Space is full of satellites, but it’s also full of debris. With thousands more launches planned in the coming years, space could become overcrowded. With all its consequences. “Soon there will be so many rubble that we can’t shoot anything anymore, and then turn back in time,” journalist Marjoleen van Heemstra says in Op1 on NPO 1:
Man is highly dependent on all the satellites that orbit the Earth. There is now a lot floating around and it’s “very busy around the floor,” Hemstra says. “And tens of thousands of satellites will be launched in the coming years.” The reason behind this is that “the space barons want to give the whole world the Internet very quickly,” Hemstra points out to entrepreneur Elon Musk.
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to me Tweet embed Journalist Marjolin van Heemstra has to talk about space debris. “The problem is that the space is owned by neither one nor everyone. It was not made for marketing. The problems that are now are not being answered.” # in 1 pic.twitter.com/WpUohsTEUi
– Op1 (@op1npo) April 15, 2022
Hemstra thinks it’s a great idea, but at the same time she wonders if every inhabitant on Earth should have high-speed internet every day and night. Problems in space are piling up with more and more debris floating in space. “Some things are sinking and burning up in the atmosphere, but the crowds are growing exponentially.”
According to Hemstra, one of the reasons space is filled with debris is that “space belongs to no one, and therefore everyone.” This was stated in the Outer Space Treaty. “But it’s from 1967 and it wasn’t actually made to commercialize space travel.” In other words: “All the problems and questions that are now there are not answered in it,” says Hemstra.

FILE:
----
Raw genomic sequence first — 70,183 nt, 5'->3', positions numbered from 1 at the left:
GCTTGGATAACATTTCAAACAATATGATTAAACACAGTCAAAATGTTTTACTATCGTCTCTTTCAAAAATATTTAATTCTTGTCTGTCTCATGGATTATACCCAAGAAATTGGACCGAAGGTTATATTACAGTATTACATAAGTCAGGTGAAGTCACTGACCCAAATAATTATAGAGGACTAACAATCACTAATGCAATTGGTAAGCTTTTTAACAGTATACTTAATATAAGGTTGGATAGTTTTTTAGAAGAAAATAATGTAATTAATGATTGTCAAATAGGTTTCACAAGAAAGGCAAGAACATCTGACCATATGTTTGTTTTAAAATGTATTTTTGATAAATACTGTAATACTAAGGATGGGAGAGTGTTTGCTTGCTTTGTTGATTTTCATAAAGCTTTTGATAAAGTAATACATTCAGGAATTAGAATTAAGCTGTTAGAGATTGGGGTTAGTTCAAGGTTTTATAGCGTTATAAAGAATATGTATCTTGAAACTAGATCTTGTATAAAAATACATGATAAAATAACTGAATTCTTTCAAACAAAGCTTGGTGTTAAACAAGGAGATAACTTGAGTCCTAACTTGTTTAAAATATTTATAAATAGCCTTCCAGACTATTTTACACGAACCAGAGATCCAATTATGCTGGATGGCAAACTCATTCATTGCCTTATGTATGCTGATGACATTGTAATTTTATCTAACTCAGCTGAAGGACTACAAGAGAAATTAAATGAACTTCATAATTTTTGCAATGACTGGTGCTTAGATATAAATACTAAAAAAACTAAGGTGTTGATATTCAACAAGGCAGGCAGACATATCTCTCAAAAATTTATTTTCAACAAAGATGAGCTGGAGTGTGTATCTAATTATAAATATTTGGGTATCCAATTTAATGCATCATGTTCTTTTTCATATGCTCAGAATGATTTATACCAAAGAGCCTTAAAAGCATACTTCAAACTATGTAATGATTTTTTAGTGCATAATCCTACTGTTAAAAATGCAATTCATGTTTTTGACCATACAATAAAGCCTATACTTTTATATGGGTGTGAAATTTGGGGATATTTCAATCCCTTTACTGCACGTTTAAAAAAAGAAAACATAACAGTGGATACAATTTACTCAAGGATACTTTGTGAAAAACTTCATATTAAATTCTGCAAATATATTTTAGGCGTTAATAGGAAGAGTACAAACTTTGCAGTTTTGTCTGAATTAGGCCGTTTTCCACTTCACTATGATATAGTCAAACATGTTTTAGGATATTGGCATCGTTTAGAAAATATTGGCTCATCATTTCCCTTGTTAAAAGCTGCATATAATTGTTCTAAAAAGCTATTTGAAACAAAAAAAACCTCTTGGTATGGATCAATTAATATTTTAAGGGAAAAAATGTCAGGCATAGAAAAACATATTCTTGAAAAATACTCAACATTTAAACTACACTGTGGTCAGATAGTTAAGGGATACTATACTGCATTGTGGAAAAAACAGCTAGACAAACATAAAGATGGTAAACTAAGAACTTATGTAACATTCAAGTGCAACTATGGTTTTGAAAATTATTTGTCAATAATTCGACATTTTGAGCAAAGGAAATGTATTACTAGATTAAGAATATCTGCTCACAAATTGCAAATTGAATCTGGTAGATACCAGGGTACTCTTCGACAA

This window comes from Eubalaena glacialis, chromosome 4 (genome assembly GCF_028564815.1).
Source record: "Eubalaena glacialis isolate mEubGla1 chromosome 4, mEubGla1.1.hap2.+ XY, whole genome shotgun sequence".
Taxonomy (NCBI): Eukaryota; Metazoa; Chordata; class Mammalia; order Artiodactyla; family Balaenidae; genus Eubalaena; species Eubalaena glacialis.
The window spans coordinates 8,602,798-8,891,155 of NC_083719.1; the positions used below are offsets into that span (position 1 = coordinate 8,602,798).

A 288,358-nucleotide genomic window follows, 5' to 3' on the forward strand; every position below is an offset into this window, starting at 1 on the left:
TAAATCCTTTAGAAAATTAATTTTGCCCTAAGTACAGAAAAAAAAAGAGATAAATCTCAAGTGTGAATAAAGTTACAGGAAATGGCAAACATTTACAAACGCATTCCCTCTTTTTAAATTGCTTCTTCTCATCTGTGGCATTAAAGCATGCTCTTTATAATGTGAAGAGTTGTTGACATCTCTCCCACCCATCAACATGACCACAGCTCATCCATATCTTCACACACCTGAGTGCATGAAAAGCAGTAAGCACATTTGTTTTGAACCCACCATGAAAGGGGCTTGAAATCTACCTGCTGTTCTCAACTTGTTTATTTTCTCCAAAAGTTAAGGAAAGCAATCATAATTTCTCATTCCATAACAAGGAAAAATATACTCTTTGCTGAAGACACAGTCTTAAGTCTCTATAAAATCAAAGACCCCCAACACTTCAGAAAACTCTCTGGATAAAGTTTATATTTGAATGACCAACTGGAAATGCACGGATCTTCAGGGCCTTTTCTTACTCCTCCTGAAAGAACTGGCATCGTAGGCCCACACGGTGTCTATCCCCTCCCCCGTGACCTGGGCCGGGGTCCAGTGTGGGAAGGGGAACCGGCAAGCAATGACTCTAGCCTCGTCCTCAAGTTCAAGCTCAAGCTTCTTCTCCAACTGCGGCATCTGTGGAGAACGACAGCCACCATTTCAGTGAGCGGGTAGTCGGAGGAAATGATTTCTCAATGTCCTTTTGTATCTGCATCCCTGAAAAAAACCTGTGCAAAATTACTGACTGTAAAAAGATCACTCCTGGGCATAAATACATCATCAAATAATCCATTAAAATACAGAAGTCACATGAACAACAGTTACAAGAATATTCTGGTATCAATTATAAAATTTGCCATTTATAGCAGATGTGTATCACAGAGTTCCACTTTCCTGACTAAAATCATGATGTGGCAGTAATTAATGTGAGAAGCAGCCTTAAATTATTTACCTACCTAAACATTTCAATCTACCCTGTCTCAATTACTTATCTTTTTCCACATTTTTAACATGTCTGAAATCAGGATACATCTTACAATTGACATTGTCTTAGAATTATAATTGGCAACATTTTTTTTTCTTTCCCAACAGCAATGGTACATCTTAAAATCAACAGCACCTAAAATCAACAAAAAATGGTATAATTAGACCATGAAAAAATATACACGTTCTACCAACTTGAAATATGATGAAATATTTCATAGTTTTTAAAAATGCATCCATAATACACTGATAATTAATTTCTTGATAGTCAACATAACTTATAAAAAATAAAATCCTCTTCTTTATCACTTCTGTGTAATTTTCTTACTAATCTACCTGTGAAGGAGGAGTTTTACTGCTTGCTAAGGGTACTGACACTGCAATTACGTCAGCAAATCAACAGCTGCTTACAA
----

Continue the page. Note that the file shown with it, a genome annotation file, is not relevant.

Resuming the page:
One of the problems the journalist points out are the collisions. She cites Kessler syndrome. “So you have a satellite colliding. This causes space debris to collide as well. That way you get more rubble and even more rubble.”
At a certain point there is so much pain that we “can’t release it anymore”. When that time comes is still unknown, but when it does, “we’re stuck in a shell of trash and you’re going back in time.” Hemstra means by this, because it is no longer possible to launch, one loses the connection to the satellite, among other things. “If there is no more internet, you lose your mobility.” Weather forecasts are also becoming difficult. “Very crucial,” Hemstra says. Especially now that climate change is on the increase.
Space agencies are busy cleaning up, but the problem isn’t easy to solve. Certainly not because there is a lot of money to be made in the space. Since space is so important, Hemstra wonders why there is no discussion about his design. “The entire infrastructure is now defined by a few men. It’s ridiculous. It’s the last area that belongs to everyone and it’s completely full.”
Read also: Andre Kuipers defends a European space station
Written by: Vic Ten Wolde
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